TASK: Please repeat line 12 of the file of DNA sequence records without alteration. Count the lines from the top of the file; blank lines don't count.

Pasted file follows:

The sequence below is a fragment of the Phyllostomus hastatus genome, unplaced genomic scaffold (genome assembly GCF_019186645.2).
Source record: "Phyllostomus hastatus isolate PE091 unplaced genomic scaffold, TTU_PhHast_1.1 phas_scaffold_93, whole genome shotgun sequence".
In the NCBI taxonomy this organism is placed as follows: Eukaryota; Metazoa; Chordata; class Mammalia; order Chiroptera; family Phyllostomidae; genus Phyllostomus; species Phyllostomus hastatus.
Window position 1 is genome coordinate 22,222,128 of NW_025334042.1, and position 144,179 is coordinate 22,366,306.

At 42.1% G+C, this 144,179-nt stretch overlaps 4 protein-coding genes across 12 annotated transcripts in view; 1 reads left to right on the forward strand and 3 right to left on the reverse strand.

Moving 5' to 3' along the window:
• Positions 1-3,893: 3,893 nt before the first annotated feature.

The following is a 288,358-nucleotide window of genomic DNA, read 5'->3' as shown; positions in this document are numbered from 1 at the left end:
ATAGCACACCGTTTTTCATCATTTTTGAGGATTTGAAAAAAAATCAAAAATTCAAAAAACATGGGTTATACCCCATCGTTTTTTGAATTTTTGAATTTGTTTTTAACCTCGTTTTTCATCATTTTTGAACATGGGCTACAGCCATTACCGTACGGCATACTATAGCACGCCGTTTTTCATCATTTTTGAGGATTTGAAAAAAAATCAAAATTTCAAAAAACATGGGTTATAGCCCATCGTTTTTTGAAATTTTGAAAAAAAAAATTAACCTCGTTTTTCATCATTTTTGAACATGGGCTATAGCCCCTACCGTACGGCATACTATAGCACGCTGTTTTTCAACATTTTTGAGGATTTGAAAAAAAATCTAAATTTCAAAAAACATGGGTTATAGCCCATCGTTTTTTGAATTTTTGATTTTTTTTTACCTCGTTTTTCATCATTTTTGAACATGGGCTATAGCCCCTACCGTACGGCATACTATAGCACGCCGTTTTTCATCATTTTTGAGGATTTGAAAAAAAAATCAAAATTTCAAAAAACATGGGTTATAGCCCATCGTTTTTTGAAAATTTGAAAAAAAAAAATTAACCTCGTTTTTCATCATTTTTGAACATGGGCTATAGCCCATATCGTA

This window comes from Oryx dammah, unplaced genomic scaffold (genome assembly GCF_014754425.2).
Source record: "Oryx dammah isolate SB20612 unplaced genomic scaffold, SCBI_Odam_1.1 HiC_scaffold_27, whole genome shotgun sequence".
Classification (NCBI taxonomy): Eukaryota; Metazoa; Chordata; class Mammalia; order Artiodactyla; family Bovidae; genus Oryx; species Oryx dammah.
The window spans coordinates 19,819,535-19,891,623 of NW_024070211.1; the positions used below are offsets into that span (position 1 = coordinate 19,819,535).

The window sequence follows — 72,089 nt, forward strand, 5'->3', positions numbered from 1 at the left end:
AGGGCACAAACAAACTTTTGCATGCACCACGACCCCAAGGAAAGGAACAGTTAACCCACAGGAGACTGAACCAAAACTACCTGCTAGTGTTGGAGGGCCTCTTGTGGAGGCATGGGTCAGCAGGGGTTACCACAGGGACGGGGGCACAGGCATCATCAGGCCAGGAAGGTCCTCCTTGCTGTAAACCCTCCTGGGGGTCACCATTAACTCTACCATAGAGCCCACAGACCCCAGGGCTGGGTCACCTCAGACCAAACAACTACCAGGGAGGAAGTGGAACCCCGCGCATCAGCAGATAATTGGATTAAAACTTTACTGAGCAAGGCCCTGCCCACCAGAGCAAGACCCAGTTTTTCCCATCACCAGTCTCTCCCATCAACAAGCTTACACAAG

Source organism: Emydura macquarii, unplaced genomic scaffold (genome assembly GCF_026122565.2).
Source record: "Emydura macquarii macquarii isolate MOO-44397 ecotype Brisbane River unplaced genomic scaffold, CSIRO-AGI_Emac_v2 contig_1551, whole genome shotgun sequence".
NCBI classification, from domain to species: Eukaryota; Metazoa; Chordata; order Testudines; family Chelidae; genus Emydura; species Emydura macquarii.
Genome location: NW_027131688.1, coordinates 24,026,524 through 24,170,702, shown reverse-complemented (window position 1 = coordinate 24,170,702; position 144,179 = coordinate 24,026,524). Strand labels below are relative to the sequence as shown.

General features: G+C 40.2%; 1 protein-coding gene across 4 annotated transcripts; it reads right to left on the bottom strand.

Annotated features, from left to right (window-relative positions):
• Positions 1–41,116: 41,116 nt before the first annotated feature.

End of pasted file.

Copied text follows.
Classification (NCBI taxonomy): Eukaryota; Metazoa; Chordata; class Mammalia; order Artiodactyla; family Bovidae; genus Oryx; species Oryx dammah.